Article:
HG-76Homeward from Gibraltar (North Atlantic)
16 Dec 1941 - 23 Dec 1941
|The Convoy||32 ships|
|First sighting||On 16 Dec 1941|
|Escorts||The 36th Escort Group (Cdr Walker ) consisting of the 2 sloops Depthford and Stork, and 7 corvettes : Rhododendron, Marigold, Convolvulvus, Penstemon, Gardenia, Samphire and Vetch. A support group consisting of the escort carrier Audacity (Cdr MacKendrick) and the escort destroyers Blankney, Exmoor and Stanley. In the convoy there is a merchant catapult ship (CAM).|
The wolfpack Seerauber of 5 boats U-67 (Korvkpt Müller-Stöckheim) *, U-107 (Kptlt Gelhaus), U-108 (Korvkpt Scholtz) *, U-131 (Korvkpt Baumann ), U-434 (Kptlt Heyda ) Reinforcements:
U-71 (Korvkpt Flachsenberg), U-125 (Kptlt Folkers), U-567 (Kptlt Endrass) *, U-574 (Oblt Gengelbach ) *, U-751 (Kptlt Bigalk)
* U-boats that fired torpedo or used the deck gun
The departure of the convoy on the 14th is reported by agents. Air reconnaissance and the patrol line Seerauber is deployed accordingly. The convoy evades detection by going south, along the Moroccan coast. U-108 sinks an independent Portuguese ship. In the night of Dec 14th U-74, who is on the way to the Mediterranean, sights a small convoy of 4 ships with 4 escorts, from which U-77 sinks and damages one ship. On the 15th the convoy is too far away to be spotted by the Fw 200's Only on midday of the 16th contact is established. But U-67, U-108 and U-131 who are trying to approach, are driven off. Also during next day U-107, U-108 and U-131 get no chance to launch an attack. U-131 is repeatedly attacked herself by the aircraft of the Audacity, shoots down one aircraft but suffers a lot of damage and is unable to dive when the escort approaches. The boat scuttles herself and the crew is taken prisoner. U-434 keeps contact during the night of the 17th but in the morning of the 18th she is detected by the escort and sunk. Also 2 Fw 200 planes keeping contact with the convoy are shot down by Martlets of the Audacity. During the day, attacks by U-107 and U-67 are again repulsed by the escorts. Only towards the morning of the 19th, U-574 has finally success and sinks the HMS Stanley. Cdr Walker orders at once 'Operation Buttercup ': the ships near the site of the torpedoed ship fire snowflakes forcing the U-boat visible on the surface to dive. Once the U-boat is 'in the cellar' it is easier to chase it at night. The Stork damages with depth charges U-574, forcing it make surface. There it is rammed and sunk by the Stork. The Stork and Stanley were the only ships at the rear of the convoy and with the former chasing U-574 and the latter sunk. U-108 takes the opportunity to attack from the rear and sinks one ship. In the next days U-107 keeps contact and brings up the other boats, but all approaches are frustrated by the escort and aircraft from the Audacity. But in the night of 21 Dec the boats who have been reinforced by U-71, U-567 and U-751 press home their attacks. Cdr Walker is informed by the Submarine Tracking Group that at least 6 U-boats are concentrated around the convoy. He orders a diversification act: 4 escorts simulate a battle involving snowflakes and depth charges. In the meantime the convoy will alter sharply course and hopefully the boats will loose track. Unfortunately one of the merchant ships fires in the heat of the act some snowflakes and the whole operation fails. U-567 locates the convoy and attacks sinking one ship. U-751 attacks at the same time on the other side of the convoy and finds there the lonely Audacity who is operating independently outside the convoy. In 2 approaches the Audacity is sunk by the U-751. U-67 misses the catapult ship. U-567 is sunk with depth charges by the Deptford. The attacks continue the next day , but the escort is reinforced with the destroyers Vanquisher and Witch and on the 22th U-71 and U-125 are driven of. U-751 on the 23th is the last boat to have contact. The severe losses sustained in this convoy battle discourage the BdU from organising any other battle until the boats can outnumber the escorts. On the other hand, the very strong escort provided by the British Navy, is only made possible by the Americans, who have taken over escort duties on the North Atlantic routes. After the Japanese attack on Pearl Harbour, most of the American ships are withdrawn into the Pacific. The situation improves even more when the British have to send one of their own escort groups into the Caribbean in order to help the Americans to establish efficient, escorted convoy systems.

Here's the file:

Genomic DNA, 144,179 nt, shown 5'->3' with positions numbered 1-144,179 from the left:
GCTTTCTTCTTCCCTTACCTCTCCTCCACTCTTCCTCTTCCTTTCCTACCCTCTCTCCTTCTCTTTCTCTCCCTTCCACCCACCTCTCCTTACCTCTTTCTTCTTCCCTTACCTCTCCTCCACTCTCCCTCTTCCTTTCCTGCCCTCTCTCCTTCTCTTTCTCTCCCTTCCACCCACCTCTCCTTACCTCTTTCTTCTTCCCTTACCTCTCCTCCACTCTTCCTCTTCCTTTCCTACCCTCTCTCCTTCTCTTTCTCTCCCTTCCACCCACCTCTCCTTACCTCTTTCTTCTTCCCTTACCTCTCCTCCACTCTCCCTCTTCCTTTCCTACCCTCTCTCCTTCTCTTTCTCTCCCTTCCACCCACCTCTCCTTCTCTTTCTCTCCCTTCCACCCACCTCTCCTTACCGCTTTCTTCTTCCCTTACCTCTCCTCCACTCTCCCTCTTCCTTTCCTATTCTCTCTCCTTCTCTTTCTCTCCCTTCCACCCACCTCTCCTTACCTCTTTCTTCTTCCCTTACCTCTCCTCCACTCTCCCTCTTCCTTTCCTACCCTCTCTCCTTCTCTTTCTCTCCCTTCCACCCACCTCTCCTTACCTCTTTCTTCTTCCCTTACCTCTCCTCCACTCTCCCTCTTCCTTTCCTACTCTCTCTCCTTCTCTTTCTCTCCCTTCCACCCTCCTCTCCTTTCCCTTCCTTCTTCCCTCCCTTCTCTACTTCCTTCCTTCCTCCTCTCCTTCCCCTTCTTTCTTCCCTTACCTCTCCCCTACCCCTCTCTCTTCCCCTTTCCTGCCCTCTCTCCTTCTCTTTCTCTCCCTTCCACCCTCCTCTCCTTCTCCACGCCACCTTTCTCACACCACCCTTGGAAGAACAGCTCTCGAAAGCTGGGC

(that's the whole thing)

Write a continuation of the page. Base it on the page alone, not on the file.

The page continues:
Article compiled by Tom Linclau
Ships hit from convoy HG-76
|Date||U-boat||Commander||Name of ship||Tons||Nat.|
|19 Dec 1941||U-574||Dietrich Gengelbach||HMS Stanley (I 73)||1,190||br|
|19 Dec 1941||U-108||Klaus Scholtz||Ruckinge||2,869||br|
|21 Dec 1941||U-567||Engelbert Endrass||Annavore||3,324||nw|
|21 Dec 1941||U-751||Gerhard Bigalk||HMS Audacity (D 10)||11,000||br|
4 ships sunk (18,383 tons).
13 convoys on route HG were hit by U-boats in the war.